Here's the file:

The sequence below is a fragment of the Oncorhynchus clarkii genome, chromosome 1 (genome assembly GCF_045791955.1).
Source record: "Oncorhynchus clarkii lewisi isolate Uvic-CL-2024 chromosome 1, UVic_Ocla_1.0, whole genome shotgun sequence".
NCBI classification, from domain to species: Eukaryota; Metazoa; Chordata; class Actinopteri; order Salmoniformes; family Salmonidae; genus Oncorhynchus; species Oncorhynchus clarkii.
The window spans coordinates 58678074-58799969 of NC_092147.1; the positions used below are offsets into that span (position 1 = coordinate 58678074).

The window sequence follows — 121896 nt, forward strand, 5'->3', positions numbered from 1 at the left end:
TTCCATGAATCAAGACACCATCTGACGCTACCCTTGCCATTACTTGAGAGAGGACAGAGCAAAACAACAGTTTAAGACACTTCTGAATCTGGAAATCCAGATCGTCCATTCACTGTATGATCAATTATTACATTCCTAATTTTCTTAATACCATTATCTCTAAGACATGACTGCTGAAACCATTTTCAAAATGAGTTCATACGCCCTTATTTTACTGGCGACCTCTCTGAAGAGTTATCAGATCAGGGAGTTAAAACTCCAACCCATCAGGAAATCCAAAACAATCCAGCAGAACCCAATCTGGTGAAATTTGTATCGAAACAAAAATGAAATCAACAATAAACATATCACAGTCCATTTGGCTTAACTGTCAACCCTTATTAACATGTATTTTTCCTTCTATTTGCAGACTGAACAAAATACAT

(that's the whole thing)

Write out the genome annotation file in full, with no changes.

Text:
The sequence below is a fragment of the Oncorhynchus clarkii genome, chromosome 1 (genome assembly GCF_045791955.1).
Source record: "Oncorhynchus clarkii lewisi isolate Uvic-CL-2024 chromosome 1, UVic_Ocla_1.0, whole genome shotgun sequence".
NCBI classification, from domain to species: Eukaryota; Metazoa; Chordata; class Actinopteri; order Salmoniformes; family Salmonidae; genus Oncorhynchus; species Oncorhynchus clarkii.
The window spans coordinates 58678074-58799969 of NC_092147.1; the positions used below are offsets into that span (position 1 = coordinate 58678074).

The window sequence follows — 121896 nt, forward strand, 5'->3', positions numbered from 1 at the left end:
TTCCATGAATCAAGACACCATCTGACGCTACCCTTGCCATTACTTGAGAGAGGACAGAGCAAAACAACAGTTTAAGACACTTCTGAATCTGGAAATCCAGATCGTCCATTCACTGTATGATCAATTATTACATTCCTAATTTTCTTAATACCATTATCTCTAAGACATGACTGCTGAAACCATTTTCAAAATGAGTTCATACGCCCTTATTTTACTGGCGACCTCTCTGAAGAGTTATCAGATCAGGGAGTTAAAACTCCAACCCATCAGGAAATCCAAAACAATCCAGCAGAACCCAATCTGGTGAAATTTGTATCGAAACAAAAATGAAATCAACAATAAACATATCACAGTCCATTTGGCTTAACTGTCAACCCTTATTAACATGTATTTTTCCTTCTATTTGCAGACTGAACAAAATACAT